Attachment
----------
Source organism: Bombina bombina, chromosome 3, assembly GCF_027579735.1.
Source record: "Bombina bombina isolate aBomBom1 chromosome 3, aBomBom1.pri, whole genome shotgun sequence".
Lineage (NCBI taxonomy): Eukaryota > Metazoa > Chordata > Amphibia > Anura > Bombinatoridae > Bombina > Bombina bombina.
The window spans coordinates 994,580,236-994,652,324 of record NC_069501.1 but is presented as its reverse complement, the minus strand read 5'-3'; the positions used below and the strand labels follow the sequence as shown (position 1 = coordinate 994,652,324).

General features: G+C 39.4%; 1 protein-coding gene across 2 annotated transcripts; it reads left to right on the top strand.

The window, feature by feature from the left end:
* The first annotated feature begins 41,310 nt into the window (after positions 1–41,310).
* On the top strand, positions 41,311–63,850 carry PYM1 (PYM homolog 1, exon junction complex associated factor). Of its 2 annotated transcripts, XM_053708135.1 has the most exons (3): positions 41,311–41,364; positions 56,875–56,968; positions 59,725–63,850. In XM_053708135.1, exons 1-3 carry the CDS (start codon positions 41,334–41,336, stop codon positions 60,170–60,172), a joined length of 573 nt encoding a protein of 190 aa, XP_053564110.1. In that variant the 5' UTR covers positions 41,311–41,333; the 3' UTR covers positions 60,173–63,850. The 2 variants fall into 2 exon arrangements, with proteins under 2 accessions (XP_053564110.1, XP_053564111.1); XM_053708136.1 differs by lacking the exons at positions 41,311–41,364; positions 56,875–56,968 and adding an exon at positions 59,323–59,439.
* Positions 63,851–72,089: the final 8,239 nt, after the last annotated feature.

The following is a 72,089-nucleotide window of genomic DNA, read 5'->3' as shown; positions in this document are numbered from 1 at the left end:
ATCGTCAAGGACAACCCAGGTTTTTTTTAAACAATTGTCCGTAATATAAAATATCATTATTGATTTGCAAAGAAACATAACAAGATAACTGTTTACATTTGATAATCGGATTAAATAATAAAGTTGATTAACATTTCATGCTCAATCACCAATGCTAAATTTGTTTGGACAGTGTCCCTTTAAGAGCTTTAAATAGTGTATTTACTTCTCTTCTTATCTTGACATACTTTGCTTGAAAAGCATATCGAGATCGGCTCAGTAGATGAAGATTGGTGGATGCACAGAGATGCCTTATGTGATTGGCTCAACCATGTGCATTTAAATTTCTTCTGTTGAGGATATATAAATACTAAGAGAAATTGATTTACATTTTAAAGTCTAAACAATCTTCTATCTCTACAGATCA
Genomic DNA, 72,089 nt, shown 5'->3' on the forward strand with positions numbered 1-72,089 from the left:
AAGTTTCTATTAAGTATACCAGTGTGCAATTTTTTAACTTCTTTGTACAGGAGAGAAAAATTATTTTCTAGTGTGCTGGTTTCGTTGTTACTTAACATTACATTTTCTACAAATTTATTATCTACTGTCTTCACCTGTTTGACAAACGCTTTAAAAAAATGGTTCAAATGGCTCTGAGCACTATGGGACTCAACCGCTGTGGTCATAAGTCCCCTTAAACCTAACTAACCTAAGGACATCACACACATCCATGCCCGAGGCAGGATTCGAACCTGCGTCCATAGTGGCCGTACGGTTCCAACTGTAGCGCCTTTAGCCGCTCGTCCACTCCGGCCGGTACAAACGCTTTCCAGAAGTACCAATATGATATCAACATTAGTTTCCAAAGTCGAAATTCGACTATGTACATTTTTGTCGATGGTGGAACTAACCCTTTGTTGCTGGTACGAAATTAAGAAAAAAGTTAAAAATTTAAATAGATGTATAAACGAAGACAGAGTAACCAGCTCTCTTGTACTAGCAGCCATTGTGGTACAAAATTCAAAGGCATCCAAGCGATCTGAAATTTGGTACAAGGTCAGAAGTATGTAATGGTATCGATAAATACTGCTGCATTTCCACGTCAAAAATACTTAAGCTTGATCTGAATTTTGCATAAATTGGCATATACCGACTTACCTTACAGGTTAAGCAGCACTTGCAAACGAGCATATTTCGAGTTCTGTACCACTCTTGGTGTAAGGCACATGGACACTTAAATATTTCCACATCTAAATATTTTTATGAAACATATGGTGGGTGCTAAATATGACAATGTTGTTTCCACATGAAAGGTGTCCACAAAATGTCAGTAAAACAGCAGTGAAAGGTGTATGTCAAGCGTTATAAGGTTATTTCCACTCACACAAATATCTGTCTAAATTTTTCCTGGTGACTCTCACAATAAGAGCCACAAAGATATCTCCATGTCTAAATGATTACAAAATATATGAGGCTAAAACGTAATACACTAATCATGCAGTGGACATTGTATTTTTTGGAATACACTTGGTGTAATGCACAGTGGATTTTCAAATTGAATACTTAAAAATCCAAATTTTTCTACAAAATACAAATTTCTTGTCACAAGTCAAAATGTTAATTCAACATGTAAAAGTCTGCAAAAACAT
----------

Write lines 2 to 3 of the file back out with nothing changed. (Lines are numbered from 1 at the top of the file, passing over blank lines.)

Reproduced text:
Source record: "Bombina bombina isolate aBomBom1 chromosome 3, aBomBom1.pri, whole genome shotgun sequence".
Lineage (NCBI taxonomy): Eukaryota > Metazoa > Chordata > Amphibia > Anura > Bombinatoridae > Bombina > Bombina bombina.